After stirring in the liquid and dry malts, the recipe states (exactly): “BEWARE OF THE BOILOVER!” When the mixture first begins to boil, there is a chance that it could produce a heavy foam, so you need to keep your eye on it. My eye was more drawn to the cascading wall of water flowing down the sides of the pot, across the grill and onto the deck. I had a boilover on my hands! Quickly turning off the burner did the trick in calming things down within the pot…much like it did minutes later when a second surge vaulted from the vessel. (Later, I couldn’t help but wonder just how much potential beer I was hosing off the deck and scraping off the grill.)
After bittering and aroma hops were added, the boil was finished. Time to cool it down, add it to the three gallons of water already in the fermenter and pour in the yeast to begin the fermentation process. Only after the fermenter is all sealed up do the doubts creep in. Was the yeast OK? Was it alive? What about all the hops that remained stuck to the side of the pot? Should I have scraped them into the fermenter along with the beer? I suppose we’ll find out in two weeks, during the bottling phase.
People who really enjoy home brewing tend to be DIY types who like to cook and like science. People like Dave Miller, or Cliff Weiden of Mashpee. Weiden has been seriously brewing at home for just over a year, and he has already progressed to the advanced stage of kegging his beer. “Bottling got old real quick,” Weiden says. “Plus, there’s nothing like pouring yourself a pint of your own beer from the tap at home,” he adds. Weiden uses old Pepsi and Coke syrup kegs that hold five gallons. They are just the right size for a batch of beer.
When someone arrives at Cape Cod Beer looking to begin home brewing, owner Todd Marcus always asks whether he or she likes to cook or to bake. Because brewing beer, or mead, cider or wine, requires exact measurements, bakers tend to make better brewers because they adhere to recipes far more than cooks who may follow the “pinch of this/dash of that” technique. Another important point Marcus makes: “You need to take very detailed notes. How else are you going to improve upon what you’ve made? Was it too hoppy, too dark or too light?” Notes also benefit the brewer in chronicling the mistakes as well as the successes. If you make a mistake (like spilling grains in the sink) and the beer turns out great, you’d want to be able to recreate that misstep.
Marcus is happy to host the C.C.L.A.M.S. monthly meetings at Cape Cod Beer. “We’re here because of it,” he states. The club was instrumental in the early expansions of Cape Cod Beer, providing much needed assistance, help in the form of strong arms and backs, as well as moral support. As Todd explains, “It’s about the preservation of the hobby.” It’s a hobby that is in existence thanks to President Jimmy Carter.
On January 19, 1919, Prohibition began with the ratification of the 18th amendment. It banned the manufacture, sale and transportation of alcohol including beer that was made at home. The 21st amendment repealed prohibition in 1933, but, curiously, the legislation accidently omitted legalizing home brewed beer. It wasn’t until 1978, when President Carter signed into law an amendment that exempted beer brewed at home from taxation, that home brewing became legal. Now, the groundswell of craft beers and microbrews flooding the market today can be directly linked to the home-brew hobby.
It’s estimated that 90 percent of professional brewers began their careers as home brewers. Nationally, Sierra Nevada Pale Ale is widely considered to be the beer that shifted the American beer consumer’s perception of the beverage. Sierra Nevada was started in 1979 by Ken Grossman and Paul Camusi, two homebrew aficionados. Cape Cod Beer began in much the same way, and now the company’s 20 year-round and seasonal brews are enjoyed in well over 400 bars, restaurants and liquor stores across Cape Cod and beyond. The owners of Devil’s Purse, the new brewery on the Cape, were toiling away at home early on as well. Matt Belson and Mike Segerson had been members of Brew Farm before “turning pro”.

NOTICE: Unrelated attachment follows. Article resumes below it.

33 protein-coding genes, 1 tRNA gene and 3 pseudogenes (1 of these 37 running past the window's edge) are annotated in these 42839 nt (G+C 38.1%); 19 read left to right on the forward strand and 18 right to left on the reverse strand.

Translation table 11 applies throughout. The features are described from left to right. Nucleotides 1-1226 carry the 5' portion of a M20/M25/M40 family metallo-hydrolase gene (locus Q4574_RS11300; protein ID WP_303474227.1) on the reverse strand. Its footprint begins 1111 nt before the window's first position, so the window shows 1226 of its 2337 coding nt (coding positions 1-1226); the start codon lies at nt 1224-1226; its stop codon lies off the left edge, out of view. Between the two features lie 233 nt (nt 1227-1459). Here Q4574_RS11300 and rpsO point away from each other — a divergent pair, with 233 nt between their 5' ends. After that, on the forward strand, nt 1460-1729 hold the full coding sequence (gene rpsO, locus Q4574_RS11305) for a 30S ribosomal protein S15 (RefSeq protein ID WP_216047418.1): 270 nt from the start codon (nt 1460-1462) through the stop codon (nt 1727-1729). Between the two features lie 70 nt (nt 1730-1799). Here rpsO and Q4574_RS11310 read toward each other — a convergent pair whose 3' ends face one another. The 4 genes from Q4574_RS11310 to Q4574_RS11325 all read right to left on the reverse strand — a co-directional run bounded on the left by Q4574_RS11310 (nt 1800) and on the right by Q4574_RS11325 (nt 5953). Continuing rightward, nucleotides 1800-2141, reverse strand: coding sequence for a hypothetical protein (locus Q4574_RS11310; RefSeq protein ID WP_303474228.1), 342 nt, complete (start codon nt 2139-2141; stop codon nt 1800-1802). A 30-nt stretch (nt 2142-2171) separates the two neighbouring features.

In 1995, there were 500 craft breweries in the United States. By 2001, that number had grown to 1458, producing 6.2 million barrels of beer. Today there are over 4000 such breweries, with another estimated 4000 in the works, including the growing roster of nanobreweries. They fall in the niche between the microbrewery and the home brewer. Some nanobreweries will produce a mere two or three barrels a year (62-93 gallons).
Back at the fledgling Egan Brewing Co.’s world headquarters, bottling day has arrived, and with it, my first chance to see just what I have concocted. I pry open the fermenter’s lid to reveal the same dark brown liquid that went into it two weeks prior. I give it the sniff test, and…it smells like beer. A good first step. I remove a sample to check the specific gravity of the beer with a hydrometer. It lets me know what the alcohol content is in the brew. Once completed, the beer sample cannot be poured back into the fermenter since it came in contact with non-sterilized equipment. Therefore, a taste test is in order. I take a sip…and another. I do believe I have beer! Flat, cloudy, room-temperature beer, but beer nonetheless! This beer, as with the vast majority of home brews, will be “bottle conditioned”. This means that a bit of dissolved priming sugar is added to the beer and when it is capped, the yeast will carbonate each bottle.
The whole bottling process is fairly straightforward and quick. Everything was going smoothly, until the spring-loaded bottle filler sprung its spring. Beer was overflowing the bottle and onto the kitchen floor before I realized what had happened. The smell of a brewery is probably not the aroma my wife was looking for first thing on a Sunday morning, and she did her best to concentrate on the pot of fresh brewed coffee on the counter (next to the four gallons of fresh brewed beer). All in all, I bottled 38 beers. The rest I’ll chalk up to a sacrifice made to the beer gods in the form of multiple boilovers during the brew day fiasco.
The practice of home brewing is enjoyed by over a million people in the United States, and it’s easy to see why. It’s a hands-on, creative process with (hopefully) a tasty result at the end. You’re only limited by your own imagination when it comes to developing new and exciting flavors. As with all hobbies, it’s not about the cost savings. The hobby aviator isn’t in it to save on airfare; it’s for the love of flying.
For home brewers, there are certainly thousands of choices of wonderful beer out there, but none will taste quite as nice as the lager of their labor. They all won’t be home runs, but that’s part of the challenge and the fun. No matter the outcome, the universally recognized response is to “Relax. Have a beer.” For me, the familiar “pfft” upon popping open a bottle, the tingle of carbonation on the tongue and the sweetness of the malt blended with the bitterness of the hops tells me all I need to know. I’ve entered the game of home brewing with a solid single. Next time I’ll try to stretch it to a double.